Estimate of AVS formula

Discussion in 'Sailboats' started by Alby1714, Sep 18, 2021.

  1. Alby1714
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    Alby1714 Junior Member

    Hi all,
    I have been given the following formula to derive an estimate of the AVS for a given boat:
    AVS=110+400/(SSV-10)
    where SSV= Beam**2/(Ballast Ratio x Draft of Canoe Body x (Total Weight/1025)**1/3)

    clearly for any given boat the AVS can be increased by decreasing SSV which in turn can be decreased by increasing the total weight by increasing the ballast. However the formula does not take into account where one would place the additional ballast. One could place it under the floor boards , could make the keel deeper or could place it on top of the mast, the estimated AVS would always increase and would be the same for all cases.
    Does anyone have a formula for the AVS which takes into account the weight distribution/location ?
    Thank you.
     
  2. TANSL
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    TANSL Senior Member

    Nice formula, really. Do you mean that any boat, whatever its type and shape, that has no ballast, has an AVS = 110? By the way, in what units are the results of this formula expressed.
    I do not know if there is the formula you are asking for but I can tell you that any procedure to calculate the AVS takes into account the total weight of the boat, in the condition in which the study is made, and its CoG (or the weight distribution, if you prefer it)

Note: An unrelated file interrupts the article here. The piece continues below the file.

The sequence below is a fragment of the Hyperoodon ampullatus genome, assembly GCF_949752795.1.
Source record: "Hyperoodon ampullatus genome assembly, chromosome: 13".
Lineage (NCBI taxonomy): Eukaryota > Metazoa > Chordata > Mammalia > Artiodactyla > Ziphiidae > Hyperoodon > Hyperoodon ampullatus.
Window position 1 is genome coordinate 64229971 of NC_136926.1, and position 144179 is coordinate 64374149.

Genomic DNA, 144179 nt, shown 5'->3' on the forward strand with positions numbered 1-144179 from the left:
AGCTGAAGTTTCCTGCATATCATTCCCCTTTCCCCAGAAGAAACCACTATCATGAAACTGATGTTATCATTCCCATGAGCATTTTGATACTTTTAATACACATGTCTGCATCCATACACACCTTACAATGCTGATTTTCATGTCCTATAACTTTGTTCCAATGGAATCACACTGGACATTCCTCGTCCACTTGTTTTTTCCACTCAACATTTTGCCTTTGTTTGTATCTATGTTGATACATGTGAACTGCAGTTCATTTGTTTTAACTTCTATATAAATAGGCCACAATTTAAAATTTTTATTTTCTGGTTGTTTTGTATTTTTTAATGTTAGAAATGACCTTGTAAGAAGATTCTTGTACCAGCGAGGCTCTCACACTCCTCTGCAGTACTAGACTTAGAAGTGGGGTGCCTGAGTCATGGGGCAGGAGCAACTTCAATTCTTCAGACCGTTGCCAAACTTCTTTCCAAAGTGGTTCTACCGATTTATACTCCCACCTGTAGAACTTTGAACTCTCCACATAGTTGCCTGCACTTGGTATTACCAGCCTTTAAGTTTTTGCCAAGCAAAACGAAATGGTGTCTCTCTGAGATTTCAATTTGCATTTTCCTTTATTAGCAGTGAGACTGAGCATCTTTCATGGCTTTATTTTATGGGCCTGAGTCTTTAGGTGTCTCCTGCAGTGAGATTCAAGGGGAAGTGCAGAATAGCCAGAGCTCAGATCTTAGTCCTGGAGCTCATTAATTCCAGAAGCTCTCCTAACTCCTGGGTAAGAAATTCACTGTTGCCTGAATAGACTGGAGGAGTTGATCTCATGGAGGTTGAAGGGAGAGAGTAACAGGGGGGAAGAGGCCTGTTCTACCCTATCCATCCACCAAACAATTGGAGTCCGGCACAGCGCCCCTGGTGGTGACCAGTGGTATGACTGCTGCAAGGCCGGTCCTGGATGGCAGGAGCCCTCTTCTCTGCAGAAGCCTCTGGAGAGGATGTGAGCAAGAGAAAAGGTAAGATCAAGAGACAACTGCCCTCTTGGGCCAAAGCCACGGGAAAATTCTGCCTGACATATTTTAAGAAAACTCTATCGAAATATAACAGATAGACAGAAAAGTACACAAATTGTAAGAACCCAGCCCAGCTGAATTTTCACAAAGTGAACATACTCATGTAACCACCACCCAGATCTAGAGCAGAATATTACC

3. jehardiman
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    jehardiman Senior Member

    Well it's obvious that the formula is metric. (Total Weight/1025)**1/3 is just the length of a side of a cube that represents the displaced volume. And Ballast Ratio x Draft of Canoe Body just scales this cube to assume that all that ballast volume is placed at the bottom of the canoe hull. I'd need to do some cyphering, but I'm pretty sure this formula comes from a set of rules where 110 represents the minimum required AVS and/or downflooding angle and the SSV term is related to the use of BM to adjust that angle.
     
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  4. TANSL
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    TANSL Senior Member

    @jehardiman, this is what I've asked :

    This does not mean anything and, above all, it does not indicate in which units its results are obtained because 110 exagesimal degrees, for any ship without ballast it seems nonsense to me. Out of discretion and respect for you, I will not continue commenting on your post.